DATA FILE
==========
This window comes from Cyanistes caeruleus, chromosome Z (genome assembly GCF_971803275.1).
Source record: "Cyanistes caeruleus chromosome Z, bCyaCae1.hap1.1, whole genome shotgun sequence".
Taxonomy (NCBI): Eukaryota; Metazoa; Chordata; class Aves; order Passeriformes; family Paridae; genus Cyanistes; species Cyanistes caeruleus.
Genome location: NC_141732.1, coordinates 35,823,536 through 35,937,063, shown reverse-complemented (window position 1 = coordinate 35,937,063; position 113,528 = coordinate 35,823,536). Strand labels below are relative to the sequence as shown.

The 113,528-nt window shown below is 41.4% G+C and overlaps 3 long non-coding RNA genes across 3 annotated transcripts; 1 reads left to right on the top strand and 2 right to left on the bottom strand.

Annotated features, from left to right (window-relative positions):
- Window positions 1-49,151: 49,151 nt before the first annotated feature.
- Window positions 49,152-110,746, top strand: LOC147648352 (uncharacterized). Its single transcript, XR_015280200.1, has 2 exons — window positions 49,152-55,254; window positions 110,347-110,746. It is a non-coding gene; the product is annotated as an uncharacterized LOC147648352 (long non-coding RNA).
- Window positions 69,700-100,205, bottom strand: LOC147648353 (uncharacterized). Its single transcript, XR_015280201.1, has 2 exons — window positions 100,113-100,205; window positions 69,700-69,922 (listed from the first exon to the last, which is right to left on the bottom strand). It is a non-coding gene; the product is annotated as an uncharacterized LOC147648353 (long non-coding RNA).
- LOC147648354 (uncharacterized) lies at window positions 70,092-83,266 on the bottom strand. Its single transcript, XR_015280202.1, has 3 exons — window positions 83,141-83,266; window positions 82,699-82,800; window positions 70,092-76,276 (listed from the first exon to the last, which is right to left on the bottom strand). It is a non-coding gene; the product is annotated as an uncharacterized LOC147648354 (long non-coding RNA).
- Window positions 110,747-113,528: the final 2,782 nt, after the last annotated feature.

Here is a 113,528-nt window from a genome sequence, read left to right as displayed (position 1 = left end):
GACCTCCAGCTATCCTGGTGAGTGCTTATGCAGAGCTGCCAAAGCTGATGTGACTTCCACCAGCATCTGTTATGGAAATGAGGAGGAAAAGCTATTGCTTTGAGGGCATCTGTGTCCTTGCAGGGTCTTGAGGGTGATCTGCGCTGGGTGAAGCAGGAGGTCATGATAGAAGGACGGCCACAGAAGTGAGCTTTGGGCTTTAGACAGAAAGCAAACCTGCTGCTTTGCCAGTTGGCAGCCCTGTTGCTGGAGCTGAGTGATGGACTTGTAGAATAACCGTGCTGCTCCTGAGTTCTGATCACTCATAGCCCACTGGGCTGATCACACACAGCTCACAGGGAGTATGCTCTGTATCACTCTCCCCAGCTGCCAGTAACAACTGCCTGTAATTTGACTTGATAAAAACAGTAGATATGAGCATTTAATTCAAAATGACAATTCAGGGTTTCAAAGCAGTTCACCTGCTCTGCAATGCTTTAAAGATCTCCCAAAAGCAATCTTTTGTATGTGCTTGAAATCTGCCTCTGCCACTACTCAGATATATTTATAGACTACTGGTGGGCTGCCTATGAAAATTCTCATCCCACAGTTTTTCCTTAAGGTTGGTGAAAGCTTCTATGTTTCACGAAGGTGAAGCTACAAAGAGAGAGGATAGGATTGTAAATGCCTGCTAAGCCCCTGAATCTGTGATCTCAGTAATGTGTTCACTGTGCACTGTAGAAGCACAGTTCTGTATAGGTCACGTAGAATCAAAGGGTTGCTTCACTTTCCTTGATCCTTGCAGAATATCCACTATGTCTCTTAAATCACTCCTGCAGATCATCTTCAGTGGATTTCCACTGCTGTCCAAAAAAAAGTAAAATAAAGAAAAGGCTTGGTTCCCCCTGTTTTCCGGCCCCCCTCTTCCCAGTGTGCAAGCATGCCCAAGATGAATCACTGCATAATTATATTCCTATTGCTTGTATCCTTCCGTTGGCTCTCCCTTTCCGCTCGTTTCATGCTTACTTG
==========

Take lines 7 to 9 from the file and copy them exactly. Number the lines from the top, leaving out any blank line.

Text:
- Window positions 1-49,151: 49,151 nt before the first annotated feature.
- Window positions 49,152-110,746, top strand: LOC147648352 (uncharacterized). Its single transcript, XR_015280200.1, has 2 exons — window positions 49,152-55,254; window positions 110,347-110,746. It is a non-coding gene; the product is annotated as an uncharacterized LOC147648352 (long non-coding RNA).
- Window positions 69,700-100,205, bottom strand: LOC147648353 (uncharacterized). Its single transcript, XR_015280201.1, has 2 exons — window positions 100,113-100,205; window positions 69,700-69,922 (listed from the first exon to the last, which is right to left on the bottom strand). It is a non-coding gene; the product is annotated as an uncharacterized LOC147648353 (long non-coding RNA).